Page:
Note that the mixed-effects model presented in equation (1) is actually an extension of the random-effects model and that the latter can be formulated if **X** is defined as a *k* × 1 vector of ones. In this case we would have a model without predictors, where **β** is a scalar containing the hypermean (mean of the population effects) and **u** is normally distributed with mean 0 and variance τ^{2}, the latter denoting the total heterogeneity in the true effects. If, moreover, the error term **u** were suppressed from equation (1), then the model would become a fixed-effect model (which is equivalent to setting τ^{2} = 0 or assuming that the sampling error is the only source of variability).

The regression coefficients can be estimated using the weighted least squares formula

- (2)

where is a *k* × *k* diagonal matrix with the inverse variances of the effect sizes as elements, that is, for mixed-effects models. Note that an adequate estimate of both the within-study variance for each study, *v*_{i}, and the residual between-studies variance, , is needed for the estimation of the regression coefficients. For commonly used effect size metrics (e.g., standardized mean differences, correlation coefficients, odds ratios, risk ratios), approximately unbiased estimators are available for *v*_{i} and the usual practice in meta-analysis is to substitute those estimates and treat them as known values (e.g., Aloe *et al*., 2010; Hedges & Pigott, 2004; Knapp, Biggerstaff & Hartung, 2006; Konstantopoulos & Hedges, 2009; Viechtbauer, 2007b; for a different approach, see Malzahn, Böhning & Holling, 2000). A more crucial issue is the choice of estimator for , and at least seven different estimators have been described in the literature, as detailed in the next section.

### 3. Estimating the model predictive power in meta-analysis

- Top of page
- Abstract
- 1. Introduction
- 2. Mixed-effects meta-regression models
- 3. Estimating the model predictive power in meta-analysis
- 4. Previous simulation studies
- 5. Objectives and hypotheses of this study
- 6. An illustrative example
- 7. Simulation study
- 8. Results
- 9. Discussion
- 10. Conclusion
- Acknowledgement
- References

A proposal to compute an *R*^{2} index in meta-analysis was presented by Raudenbush (1994, 2009). It is based on the re-estimation of the amount of heterogeneity (i.e., between-studies variance) after adding one or more predictors to the model, resulting in the residual heterogeneity or the heterogeneity that cannot be explained by the predictors. The rationale for this index is that the extent to which the moderators can account for the heterogeneity in the true effects will be reflected in the degree by which the residual heterogeneity, , will be smaller than the total amount of heterogeneity, τ^{2}, as a result of including explanatory variables in the model. In practice, the parameter values are replaced by their estimates, and , allowing for the computation of the *R*^{2} index as (Borenstein *et al*., 2009)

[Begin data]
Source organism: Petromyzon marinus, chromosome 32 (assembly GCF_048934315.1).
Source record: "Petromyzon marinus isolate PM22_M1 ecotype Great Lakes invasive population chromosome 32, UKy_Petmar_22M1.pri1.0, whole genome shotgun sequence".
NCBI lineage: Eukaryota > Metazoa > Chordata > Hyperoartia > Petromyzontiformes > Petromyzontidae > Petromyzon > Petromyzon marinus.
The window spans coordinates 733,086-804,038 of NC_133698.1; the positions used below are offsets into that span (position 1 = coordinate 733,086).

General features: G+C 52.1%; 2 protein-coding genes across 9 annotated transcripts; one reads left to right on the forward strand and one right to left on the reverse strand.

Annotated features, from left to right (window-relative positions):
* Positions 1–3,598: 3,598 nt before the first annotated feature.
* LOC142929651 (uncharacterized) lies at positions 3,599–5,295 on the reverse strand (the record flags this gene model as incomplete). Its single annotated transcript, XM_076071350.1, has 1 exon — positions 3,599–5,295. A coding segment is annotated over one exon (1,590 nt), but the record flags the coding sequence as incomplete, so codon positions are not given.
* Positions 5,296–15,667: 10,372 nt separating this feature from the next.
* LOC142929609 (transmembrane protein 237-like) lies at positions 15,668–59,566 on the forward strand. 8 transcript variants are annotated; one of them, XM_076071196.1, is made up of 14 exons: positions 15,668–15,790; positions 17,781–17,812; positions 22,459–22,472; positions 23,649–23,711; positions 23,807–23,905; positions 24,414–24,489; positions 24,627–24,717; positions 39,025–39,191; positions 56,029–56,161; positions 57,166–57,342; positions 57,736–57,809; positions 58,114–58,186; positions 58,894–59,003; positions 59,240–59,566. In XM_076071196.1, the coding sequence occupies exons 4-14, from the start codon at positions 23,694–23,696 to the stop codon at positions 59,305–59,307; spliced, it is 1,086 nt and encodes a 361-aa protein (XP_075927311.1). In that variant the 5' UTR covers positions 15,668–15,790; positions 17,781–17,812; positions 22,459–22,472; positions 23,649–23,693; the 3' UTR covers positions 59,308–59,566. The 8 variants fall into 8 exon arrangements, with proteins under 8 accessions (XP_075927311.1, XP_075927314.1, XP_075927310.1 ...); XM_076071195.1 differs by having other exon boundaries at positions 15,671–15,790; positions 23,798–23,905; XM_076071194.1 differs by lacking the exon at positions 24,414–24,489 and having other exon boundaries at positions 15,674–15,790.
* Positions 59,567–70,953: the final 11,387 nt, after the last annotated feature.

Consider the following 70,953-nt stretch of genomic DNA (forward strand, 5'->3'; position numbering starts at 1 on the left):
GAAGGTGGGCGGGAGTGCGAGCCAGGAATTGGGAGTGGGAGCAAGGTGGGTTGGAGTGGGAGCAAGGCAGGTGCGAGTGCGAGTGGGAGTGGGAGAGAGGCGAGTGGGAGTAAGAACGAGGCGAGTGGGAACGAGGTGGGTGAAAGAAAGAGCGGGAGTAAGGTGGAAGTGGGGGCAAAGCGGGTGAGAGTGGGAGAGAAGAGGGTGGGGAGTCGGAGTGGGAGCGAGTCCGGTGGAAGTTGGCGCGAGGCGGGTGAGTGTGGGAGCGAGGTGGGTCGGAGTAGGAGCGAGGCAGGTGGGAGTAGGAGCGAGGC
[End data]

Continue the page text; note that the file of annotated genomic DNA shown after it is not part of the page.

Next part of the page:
- (3)

denoting the proportion of total heterogeneity accounted for by the moderator(s) included in the model.

Several alternatives have been proposed in the literature to estimate the total heterogeneity variance, τ^{2}, in random-effects models (DerSimonian & Laird, 1986; Morris, 1983; Sánchez-Meca & Marín-Martínez, 2008; Sidik & Jonkman, 2005b, 2007; Viechtbauer, 2005). Most of these estimators have also been extended to mixed-effects models, allowing for estimating the residual heterogeneity variance, (Raudenbush, 1994, 2009; Sidik & Jonkman, 2005a,b). It is important to remark here that, for both parameters, no estimator is expected to provide accurate results unless the number of studies is large enough (e.g., Borenstein *et al*., 2009; Schulze, 2004).